SINGAPORE - Researchers at Duke-NUS Medical School have successfully detected common airborne viruses on board MRT trains, including influenza, adenovirus and respiratory syncytial virus (RSV), which cause flu and flu-like symptoms.
For a year, researchers carrying backpacks with sampler devices attached to air pumps rode East-West Line and North-East Line trains during morning and evening peak hours.
This was to simulate a commuter's regular exposure to potential viruses, the researchers said. The devices can also be deployed in a fixed location for stationary sampling.
The samples were then taken back to a laboratory for analysis.
The study was led by Dr Kristen Coleman, a research fellow at the Emerging Infectious Diseases (EID) programme at Duke-NUS and was published in the journal Scientific Reports.
It was the first of its kind studying infectious respiratory diseases on board MRT trains, the researchers said.
The method has the potential to detect viruses in a population much quicker compared to just screening patients seeking medical care at clinics or hospitals, which can take several days.
If similar samplers are deployed at airport checkpoints or other high-risk crowded places, potential biological threats such as Sars or the H7N9 strain of bird flu could be detected within eight hours or less, Dr Coleman said at a media briefing on Tuesday (Dec 4).
"A lot of the time, once we know that a pandemic is present, it is often too late and it can spiral out of control. If we can detect it earlier, we can start controlling it right away," she added.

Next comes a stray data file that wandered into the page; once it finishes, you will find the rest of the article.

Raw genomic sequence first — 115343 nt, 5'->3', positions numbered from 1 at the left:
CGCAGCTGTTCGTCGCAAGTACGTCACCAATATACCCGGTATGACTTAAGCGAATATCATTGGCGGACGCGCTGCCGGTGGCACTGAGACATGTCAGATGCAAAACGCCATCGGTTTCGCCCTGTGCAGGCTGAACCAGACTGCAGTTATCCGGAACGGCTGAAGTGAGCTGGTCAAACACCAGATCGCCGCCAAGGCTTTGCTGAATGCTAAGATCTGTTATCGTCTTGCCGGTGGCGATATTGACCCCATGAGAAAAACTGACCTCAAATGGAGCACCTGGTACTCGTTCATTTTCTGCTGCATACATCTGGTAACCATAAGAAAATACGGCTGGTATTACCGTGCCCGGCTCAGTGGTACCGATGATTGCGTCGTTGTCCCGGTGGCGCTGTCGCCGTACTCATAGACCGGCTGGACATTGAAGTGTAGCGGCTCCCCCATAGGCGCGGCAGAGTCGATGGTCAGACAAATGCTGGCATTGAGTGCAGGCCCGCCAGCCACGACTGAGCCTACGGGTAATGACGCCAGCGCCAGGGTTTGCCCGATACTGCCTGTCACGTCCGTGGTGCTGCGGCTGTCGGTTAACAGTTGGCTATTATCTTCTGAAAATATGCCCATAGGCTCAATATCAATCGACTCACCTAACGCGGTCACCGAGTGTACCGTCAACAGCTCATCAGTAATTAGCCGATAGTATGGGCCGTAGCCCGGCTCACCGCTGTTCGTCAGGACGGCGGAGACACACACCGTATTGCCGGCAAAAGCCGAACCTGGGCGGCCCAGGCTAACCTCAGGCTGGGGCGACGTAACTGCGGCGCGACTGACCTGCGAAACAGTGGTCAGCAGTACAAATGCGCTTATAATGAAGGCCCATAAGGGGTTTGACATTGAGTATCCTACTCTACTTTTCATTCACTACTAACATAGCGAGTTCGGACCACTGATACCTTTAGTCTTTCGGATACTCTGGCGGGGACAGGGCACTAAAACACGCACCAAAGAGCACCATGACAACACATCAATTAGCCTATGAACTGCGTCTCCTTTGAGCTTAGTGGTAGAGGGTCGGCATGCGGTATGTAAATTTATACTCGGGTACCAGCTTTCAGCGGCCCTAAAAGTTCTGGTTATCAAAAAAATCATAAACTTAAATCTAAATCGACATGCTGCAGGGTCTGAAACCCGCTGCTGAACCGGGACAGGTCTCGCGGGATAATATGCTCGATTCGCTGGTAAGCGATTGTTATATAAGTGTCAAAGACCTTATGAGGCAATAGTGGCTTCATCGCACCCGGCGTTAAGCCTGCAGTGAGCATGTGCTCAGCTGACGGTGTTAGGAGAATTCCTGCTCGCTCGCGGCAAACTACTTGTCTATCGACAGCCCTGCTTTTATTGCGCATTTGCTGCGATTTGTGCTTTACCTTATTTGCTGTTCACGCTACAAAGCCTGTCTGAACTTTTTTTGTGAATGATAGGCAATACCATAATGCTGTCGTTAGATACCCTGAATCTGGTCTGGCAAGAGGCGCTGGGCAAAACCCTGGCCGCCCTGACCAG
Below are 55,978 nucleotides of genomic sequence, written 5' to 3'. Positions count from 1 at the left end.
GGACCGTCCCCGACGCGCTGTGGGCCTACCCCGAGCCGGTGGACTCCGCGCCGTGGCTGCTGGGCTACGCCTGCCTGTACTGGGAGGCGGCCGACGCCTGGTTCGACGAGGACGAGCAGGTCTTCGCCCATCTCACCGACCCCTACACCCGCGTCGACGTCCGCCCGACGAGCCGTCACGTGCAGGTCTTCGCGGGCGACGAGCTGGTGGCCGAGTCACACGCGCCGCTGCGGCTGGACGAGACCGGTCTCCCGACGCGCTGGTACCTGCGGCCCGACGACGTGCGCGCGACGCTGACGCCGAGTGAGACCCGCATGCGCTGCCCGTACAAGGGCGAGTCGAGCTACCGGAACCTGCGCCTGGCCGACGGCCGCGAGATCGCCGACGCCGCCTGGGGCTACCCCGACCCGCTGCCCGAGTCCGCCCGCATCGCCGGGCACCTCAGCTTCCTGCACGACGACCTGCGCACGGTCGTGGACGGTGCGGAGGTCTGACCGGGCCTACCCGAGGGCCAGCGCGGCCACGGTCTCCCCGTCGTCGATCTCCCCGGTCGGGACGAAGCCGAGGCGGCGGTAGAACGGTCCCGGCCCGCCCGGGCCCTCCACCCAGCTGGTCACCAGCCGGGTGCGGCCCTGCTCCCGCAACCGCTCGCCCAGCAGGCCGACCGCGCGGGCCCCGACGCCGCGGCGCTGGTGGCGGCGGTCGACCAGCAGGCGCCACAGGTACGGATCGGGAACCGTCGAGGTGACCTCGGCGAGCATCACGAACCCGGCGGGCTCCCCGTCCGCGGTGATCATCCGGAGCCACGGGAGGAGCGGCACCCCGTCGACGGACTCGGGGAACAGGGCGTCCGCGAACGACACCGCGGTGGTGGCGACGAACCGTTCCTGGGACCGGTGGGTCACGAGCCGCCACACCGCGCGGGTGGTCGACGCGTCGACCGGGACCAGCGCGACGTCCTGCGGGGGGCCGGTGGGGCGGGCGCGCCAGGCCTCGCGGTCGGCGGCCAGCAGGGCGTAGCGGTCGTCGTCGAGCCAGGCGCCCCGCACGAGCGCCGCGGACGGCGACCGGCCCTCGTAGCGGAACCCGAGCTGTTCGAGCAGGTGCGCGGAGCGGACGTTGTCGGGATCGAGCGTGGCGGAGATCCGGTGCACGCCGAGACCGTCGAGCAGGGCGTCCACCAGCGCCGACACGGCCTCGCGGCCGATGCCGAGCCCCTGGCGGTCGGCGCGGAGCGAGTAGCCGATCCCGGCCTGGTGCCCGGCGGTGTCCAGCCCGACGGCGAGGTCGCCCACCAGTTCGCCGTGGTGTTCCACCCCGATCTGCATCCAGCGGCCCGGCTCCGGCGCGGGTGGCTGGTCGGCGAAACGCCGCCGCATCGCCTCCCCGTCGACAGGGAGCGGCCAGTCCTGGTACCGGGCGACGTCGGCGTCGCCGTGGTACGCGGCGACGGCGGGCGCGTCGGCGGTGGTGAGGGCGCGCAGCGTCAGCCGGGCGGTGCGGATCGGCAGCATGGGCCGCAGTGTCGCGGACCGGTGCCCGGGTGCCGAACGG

A total of 89 air samples were collected between January last year and January this year.
One or more common respiratory viruses were detected in 14 of the samples.
The viruses can be spread when a person carrying them coughs or sneezes.
Depending on the size, droplets containing the viruses can travel up to 90cm before settling.
The viruses can also become attached to dust particles when the droplets dry and can be recirculated.
Free-floating viruses can travel much farther and persist for a longer period of time, up to 48 hours, Dr Coleman said.
The device used to collect samples is able to separate larger and smaller particles into different tubes.
Larger particles, measuring more than 4 micrometers, are referred to as "inhalable" particles and usually affect the upper respiratory tract.
Particles smaller than that are referred to as "respirable" particles and can be absorbed deeper into the lungs, potentially causing more serious respiratory problems.
Before the technique can be applied practically to safeguard public health, more research is needed to determine the optimal conditions for monitoring specific types of viruses, said Dr Coleman.
Dr Gregory Gray, a professor of the EID research programme and a senior author of the study, said: "Usually, transit network studies focus on mapping surface-borne bacteria and neglect to target aerosolised or respiratory-borne viruses."
He added: "MRT riders may be at a higher risk of exposure to respiratory viruses. We hope this study will motivate scientists around the globe to collaborate on similar field studies to unveil the true risk of exposure while using public transportation."
The team is currently seeking grants and sponsorship to continue their research on the topic.